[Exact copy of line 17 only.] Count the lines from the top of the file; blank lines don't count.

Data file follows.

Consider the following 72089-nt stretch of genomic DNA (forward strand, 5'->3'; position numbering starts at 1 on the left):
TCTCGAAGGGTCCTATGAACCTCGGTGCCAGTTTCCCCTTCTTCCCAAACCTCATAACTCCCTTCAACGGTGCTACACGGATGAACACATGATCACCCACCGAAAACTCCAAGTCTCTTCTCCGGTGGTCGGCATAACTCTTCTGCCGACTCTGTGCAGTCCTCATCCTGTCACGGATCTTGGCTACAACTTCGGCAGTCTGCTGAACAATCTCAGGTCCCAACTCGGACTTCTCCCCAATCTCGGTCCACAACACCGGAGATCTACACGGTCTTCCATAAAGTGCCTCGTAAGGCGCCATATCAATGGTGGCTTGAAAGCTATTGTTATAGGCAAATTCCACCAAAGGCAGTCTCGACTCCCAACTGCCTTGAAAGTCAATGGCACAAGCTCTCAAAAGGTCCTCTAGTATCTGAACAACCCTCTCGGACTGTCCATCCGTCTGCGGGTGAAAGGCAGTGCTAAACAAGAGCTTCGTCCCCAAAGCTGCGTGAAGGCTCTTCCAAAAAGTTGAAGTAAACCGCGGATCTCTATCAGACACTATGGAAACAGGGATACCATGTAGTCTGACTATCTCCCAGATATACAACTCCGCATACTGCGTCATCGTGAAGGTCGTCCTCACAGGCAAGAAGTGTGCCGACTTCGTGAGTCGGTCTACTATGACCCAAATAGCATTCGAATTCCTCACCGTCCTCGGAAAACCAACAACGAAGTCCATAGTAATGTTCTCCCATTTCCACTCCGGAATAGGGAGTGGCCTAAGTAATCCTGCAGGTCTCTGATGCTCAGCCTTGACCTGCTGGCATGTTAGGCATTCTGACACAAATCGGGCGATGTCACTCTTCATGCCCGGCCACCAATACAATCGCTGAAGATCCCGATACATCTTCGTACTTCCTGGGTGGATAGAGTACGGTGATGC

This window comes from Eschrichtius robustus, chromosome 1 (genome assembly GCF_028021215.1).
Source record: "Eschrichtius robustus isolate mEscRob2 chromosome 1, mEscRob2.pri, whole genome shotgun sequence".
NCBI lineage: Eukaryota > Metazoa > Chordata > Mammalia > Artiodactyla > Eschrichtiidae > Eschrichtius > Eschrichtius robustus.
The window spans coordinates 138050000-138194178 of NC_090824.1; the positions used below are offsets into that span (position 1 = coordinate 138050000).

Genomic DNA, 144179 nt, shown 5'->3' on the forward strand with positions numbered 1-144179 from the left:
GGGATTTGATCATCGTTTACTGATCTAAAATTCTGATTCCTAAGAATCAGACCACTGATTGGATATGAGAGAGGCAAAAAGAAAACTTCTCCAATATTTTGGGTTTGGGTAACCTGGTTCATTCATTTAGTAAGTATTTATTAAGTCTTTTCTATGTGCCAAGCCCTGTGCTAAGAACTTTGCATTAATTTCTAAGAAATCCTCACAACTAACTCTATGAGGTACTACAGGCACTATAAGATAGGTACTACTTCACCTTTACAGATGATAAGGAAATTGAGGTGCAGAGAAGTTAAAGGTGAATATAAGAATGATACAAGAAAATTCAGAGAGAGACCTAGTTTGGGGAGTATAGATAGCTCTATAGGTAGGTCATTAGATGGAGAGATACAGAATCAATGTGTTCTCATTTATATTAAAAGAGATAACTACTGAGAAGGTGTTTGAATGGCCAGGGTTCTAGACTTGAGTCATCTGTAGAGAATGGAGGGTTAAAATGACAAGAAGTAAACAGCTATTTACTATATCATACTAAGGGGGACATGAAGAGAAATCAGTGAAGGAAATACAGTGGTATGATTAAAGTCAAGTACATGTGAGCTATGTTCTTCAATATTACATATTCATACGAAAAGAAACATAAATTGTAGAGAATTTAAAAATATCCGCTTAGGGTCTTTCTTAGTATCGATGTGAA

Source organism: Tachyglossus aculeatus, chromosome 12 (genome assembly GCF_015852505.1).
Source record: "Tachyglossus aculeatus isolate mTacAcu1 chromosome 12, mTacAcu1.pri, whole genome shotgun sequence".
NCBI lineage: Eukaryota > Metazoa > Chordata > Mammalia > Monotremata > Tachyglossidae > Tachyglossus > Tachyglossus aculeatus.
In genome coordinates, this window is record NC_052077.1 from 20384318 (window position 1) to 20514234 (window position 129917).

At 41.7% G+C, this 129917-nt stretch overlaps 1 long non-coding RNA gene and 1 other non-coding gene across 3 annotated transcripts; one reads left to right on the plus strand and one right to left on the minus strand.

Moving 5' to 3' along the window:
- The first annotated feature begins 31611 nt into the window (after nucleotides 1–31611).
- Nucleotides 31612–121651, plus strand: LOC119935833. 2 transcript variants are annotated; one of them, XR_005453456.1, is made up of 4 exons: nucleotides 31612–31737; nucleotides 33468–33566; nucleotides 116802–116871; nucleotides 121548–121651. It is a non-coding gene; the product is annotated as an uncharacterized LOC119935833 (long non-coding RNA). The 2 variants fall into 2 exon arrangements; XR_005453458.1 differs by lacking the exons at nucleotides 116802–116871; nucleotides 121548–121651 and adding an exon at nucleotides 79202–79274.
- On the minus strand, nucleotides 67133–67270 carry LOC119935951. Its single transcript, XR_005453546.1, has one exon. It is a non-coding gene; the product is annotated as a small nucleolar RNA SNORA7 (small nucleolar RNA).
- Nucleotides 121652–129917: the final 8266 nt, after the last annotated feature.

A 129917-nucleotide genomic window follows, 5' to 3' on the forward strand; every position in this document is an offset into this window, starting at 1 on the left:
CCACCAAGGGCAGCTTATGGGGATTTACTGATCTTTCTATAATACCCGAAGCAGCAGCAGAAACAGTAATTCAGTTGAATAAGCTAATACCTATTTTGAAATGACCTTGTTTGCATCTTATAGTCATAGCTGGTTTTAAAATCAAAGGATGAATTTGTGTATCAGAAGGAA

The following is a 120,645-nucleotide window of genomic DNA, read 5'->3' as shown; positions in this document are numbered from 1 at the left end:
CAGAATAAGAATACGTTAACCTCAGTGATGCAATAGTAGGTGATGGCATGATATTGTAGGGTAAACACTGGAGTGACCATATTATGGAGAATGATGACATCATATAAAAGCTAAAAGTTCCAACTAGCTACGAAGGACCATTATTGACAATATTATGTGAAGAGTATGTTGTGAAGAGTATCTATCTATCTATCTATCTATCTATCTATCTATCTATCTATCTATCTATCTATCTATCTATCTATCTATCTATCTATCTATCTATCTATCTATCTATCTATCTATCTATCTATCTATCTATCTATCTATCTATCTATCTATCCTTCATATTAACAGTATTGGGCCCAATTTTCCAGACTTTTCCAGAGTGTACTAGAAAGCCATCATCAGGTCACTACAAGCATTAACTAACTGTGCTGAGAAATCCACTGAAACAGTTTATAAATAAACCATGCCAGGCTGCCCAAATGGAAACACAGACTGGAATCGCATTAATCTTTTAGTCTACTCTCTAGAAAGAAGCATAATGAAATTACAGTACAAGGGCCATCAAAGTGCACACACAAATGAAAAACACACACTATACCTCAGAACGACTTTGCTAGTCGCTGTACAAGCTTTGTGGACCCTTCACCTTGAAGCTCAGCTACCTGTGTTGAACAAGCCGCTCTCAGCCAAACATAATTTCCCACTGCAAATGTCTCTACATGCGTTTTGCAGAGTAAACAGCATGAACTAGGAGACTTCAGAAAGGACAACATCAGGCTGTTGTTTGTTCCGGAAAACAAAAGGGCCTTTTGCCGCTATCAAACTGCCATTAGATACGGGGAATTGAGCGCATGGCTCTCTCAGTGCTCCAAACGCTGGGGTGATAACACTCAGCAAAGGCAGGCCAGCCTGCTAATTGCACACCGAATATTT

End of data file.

- On the minus strand, nucleotides 67133–67270 carry LOC119935951. Its single transcript, XR_005453546.1, has one exon. It is a non-coding gene; the product is annotated as a small nucleolar RNA SNORA7 (small nucleolar RNA).